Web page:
Coordination between Motor Domains in Processive Kinesins
Journal of Biological Chemistry
Among cellular functions that kinesins perform, their ability to walk along the microtubules transporting specific cargoes is the most fascinating (1, 2). The complexity of this phenomenon and tremendous scientific efforts put toward dissecting the mechanisms underlying it have led to conflicting models explaining how kinesins might travel long distances without dissociating from their biological track (e.g. move "processively" (3)). Although these models differ, for conventional kinesin dimer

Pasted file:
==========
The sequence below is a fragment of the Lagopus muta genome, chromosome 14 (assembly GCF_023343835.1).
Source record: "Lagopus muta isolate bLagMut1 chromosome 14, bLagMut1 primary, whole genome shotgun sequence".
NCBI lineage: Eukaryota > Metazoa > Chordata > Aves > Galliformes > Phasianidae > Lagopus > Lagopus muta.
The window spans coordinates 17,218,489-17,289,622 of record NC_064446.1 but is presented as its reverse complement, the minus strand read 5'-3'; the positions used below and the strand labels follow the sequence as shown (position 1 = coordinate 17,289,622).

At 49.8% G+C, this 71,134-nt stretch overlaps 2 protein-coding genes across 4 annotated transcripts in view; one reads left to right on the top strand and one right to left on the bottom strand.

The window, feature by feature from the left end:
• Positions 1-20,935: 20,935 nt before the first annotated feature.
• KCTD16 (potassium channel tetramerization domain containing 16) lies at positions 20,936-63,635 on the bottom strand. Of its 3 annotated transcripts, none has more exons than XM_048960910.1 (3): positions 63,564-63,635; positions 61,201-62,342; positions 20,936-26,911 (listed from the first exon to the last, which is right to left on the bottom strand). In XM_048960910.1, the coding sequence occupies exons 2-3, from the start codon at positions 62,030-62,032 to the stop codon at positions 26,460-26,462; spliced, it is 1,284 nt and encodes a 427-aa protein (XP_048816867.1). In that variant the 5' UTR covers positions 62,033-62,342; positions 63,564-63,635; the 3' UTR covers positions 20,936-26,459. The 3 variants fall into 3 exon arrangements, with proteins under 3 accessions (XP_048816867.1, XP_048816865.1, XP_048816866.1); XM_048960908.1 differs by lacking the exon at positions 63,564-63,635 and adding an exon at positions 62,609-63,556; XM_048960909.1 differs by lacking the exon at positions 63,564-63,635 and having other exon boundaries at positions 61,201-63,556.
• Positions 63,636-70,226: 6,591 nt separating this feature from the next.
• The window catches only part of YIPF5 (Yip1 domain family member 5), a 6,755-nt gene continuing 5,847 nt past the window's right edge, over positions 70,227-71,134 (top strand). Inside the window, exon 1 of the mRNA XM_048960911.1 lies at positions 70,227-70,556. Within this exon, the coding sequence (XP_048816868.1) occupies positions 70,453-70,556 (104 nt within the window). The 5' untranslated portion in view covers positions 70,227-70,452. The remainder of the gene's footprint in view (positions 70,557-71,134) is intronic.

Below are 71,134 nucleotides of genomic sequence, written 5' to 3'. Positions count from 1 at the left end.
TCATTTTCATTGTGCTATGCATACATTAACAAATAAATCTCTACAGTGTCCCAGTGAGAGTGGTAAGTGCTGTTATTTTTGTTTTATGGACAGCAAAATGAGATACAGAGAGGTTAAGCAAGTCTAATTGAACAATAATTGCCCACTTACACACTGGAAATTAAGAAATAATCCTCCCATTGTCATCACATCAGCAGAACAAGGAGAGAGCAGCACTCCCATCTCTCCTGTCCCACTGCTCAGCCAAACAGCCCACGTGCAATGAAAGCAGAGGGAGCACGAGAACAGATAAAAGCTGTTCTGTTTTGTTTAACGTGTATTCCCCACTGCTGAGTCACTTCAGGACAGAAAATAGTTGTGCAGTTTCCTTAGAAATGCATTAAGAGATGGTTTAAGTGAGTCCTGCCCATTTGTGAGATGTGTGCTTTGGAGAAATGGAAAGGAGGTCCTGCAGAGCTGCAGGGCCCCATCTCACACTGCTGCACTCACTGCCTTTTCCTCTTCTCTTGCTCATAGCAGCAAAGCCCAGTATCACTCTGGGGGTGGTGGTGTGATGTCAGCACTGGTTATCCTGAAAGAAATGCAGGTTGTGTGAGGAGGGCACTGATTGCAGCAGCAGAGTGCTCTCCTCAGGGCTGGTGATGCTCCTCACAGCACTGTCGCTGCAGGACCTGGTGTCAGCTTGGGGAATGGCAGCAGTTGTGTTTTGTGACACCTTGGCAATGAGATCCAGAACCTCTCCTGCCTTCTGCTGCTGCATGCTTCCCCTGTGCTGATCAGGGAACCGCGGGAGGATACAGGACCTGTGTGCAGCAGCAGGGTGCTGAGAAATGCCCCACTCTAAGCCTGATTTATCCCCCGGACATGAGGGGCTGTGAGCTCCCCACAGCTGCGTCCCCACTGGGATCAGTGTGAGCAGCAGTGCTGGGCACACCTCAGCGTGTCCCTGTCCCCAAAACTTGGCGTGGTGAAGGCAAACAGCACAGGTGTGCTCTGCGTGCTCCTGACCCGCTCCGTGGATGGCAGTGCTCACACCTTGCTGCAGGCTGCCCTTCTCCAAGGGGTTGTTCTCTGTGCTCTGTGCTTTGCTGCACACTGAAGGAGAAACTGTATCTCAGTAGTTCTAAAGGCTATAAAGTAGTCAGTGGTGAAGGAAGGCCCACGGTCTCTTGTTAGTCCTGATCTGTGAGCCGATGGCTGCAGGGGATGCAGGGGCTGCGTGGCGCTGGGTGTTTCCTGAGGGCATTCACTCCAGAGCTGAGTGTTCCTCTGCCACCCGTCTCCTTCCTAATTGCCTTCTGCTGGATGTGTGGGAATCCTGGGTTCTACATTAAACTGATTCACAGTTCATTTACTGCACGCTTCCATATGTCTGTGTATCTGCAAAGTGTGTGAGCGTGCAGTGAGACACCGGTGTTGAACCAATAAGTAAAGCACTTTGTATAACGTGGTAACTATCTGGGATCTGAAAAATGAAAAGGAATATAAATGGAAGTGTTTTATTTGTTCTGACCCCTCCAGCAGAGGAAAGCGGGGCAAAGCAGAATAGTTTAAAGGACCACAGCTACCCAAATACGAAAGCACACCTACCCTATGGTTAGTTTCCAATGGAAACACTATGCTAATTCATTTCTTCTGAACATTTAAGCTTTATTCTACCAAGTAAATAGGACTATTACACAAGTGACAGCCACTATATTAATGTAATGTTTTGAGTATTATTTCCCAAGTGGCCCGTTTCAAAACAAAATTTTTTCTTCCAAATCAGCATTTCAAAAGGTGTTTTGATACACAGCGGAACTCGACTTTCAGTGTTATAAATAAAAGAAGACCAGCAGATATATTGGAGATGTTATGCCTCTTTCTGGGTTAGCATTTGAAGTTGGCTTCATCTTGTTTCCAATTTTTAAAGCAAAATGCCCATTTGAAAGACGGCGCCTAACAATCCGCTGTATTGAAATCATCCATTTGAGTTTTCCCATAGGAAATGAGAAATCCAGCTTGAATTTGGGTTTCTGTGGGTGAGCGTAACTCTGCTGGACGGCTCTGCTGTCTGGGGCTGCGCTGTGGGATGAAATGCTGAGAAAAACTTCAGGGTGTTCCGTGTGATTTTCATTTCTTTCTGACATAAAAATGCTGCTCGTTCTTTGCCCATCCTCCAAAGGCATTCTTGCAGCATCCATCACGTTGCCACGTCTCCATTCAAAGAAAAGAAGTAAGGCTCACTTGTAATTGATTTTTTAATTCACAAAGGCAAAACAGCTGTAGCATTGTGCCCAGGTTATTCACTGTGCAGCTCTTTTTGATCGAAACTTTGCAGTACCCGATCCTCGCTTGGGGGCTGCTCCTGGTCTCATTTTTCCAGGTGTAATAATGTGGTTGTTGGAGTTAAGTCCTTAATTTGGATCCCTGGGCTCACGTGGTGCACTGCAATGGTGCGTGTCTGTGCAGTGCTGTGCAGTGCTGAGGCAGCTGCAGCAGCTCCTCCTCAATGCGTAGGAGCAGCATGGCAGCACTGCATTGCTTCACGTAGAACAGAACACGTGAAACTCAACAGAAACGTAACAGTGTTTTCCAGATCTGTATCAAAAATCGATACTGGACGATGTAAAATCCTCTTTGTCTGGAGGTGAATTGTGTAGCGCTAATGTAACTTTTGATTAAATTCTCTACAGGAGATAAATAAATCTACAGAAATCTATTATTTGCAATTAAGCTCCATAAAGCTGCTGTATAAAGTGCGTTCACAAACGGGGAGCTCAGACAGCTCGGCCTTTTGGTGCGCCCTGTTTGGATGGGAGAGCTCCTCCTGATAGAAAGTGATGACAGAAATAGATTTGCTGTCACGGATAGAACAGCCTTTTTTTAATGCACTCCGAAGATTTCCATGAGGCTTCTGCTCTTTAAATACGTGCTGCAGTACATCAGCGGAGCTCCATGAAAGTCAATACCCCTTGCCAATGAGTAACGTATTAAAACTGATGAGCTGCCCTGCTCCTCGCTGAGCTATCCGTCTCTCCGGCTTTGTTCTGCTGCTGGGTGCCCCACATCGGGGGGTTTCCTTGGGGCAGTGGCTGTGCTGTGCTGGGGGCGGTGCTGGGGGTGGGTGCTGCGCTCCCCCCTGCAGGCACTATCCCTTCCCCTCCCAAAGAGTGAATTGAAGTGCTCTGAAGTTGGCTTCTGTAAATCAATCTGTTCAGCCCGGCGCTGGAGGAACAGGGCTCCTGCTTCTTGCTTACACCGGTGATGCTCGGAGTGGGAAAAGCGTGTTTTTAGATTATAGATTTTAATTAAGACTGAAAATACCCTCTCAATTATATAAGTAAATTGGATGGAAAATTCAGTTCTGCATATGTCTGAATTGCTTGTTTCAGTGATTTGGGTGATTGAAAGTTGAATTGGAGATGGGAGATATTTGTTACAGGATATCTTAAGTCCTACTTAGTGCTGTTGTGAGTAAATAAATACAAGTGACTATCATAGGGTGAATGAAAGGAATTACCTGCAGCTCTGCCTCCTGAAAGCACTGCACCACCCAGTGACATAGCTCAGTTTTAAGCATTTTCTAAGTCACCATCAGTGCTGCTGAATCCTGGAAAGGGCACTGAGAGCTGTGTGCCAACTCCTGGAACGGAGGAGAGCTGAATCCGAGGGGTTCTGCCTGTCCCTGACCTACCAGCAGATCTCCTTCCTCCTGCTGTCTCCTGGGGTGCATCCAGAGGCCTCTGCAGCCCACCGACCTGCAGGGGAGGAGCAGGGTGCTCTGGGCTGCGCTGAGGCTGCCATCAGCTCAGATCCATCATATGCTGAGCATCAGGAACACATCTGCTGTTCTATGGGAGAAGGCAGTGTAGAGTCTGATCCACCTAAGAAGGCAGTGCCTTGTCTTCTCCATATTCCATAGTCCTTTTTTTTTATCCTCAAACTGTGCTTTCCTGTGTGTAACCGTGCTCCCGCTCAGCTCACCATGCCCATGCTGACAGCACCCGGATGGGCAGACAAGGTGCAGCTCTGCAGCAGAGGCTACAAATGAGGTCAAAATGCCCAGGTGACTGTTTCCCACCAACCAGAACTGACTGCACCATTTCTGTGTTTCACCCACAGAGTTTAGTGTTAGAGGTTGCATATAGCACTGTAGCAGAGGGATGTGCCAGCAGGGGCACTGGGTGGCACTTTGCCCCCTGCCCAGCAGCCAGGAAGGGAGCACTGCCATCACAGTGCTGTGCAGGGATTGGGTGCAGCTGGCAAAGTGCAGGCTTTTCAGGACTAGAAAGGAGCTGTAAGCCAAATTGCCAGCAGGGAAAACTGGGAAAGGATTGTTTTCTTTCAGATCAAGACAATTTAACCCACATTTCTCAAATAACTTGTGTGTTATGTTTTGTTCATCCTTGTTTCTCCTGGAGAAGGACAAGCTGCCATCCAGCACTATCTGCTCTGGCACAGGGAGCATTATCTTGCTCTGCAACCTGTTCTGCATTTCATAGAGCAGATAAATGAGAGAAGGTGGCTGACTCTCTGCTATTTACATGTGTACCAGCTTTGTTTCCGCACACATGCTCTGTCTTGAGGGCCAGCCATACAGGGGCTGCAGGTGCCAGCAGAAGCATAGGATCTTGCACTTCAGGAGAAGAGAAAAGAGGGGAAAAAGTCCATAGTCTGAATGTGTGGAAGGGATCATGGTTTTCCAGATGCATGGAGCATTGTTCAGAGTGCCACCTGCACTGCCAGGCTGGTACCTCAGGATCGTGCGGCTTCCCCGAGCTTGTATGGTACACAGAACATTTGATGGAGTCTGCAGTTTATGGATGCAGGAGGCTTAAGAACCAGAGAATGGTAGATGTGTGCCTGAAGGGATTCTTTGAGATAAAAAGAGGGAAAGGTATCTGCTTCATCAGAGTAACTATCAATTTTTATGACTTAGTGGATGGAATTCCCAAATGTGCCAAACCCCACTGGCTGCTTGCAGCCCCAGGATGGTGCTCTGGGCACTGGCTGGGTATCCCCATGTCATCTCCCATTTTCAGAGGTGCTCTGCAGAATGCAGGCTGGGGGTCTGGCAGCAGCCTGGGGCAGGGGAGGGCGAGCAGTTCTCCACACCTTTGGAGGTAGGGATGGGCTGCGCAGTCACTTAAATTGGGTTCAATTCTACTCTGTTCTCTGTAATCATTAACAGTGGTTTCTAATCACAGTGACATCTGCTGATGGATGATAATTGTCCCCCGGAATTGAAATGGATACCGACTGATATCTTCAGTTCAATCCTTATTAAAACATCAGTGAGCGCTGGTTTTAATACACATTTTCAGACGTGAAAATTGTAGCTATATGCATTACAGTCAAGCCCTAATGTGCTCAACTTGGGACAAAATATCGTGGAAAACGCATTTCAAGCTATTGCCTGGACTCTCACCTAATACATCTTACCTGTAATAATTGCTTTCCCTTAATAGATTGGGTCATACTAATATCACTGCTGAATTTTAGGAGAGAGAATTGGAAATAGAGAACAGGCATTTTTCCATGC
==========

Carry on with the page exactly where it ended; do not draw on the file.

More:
... onal kinesin dimer the favored one predicts that the two kinesin heads bind alternatively to the track, taking 80-Å steps along the microtubule while hydrolyzing one ATP molecule per step (4 -6). This "hand-over-hand" model (7, 8) also predicts that the two kinesin heads remain enzymatically "out of phase" (e.g. at different stages of the ATP hydrolysis cycle), ensuring that, at any given tug, at least one of the two motor domains remains strongly attached to the track. Many technologically marvelous papers (9 -18) illustrate the importance of coordination between the motor domains of kinesin during its processive movement. We review the phenomenon of kinesin processivity from a complementary perspective by considering specific structural features of the motor domains that underlie their coordination.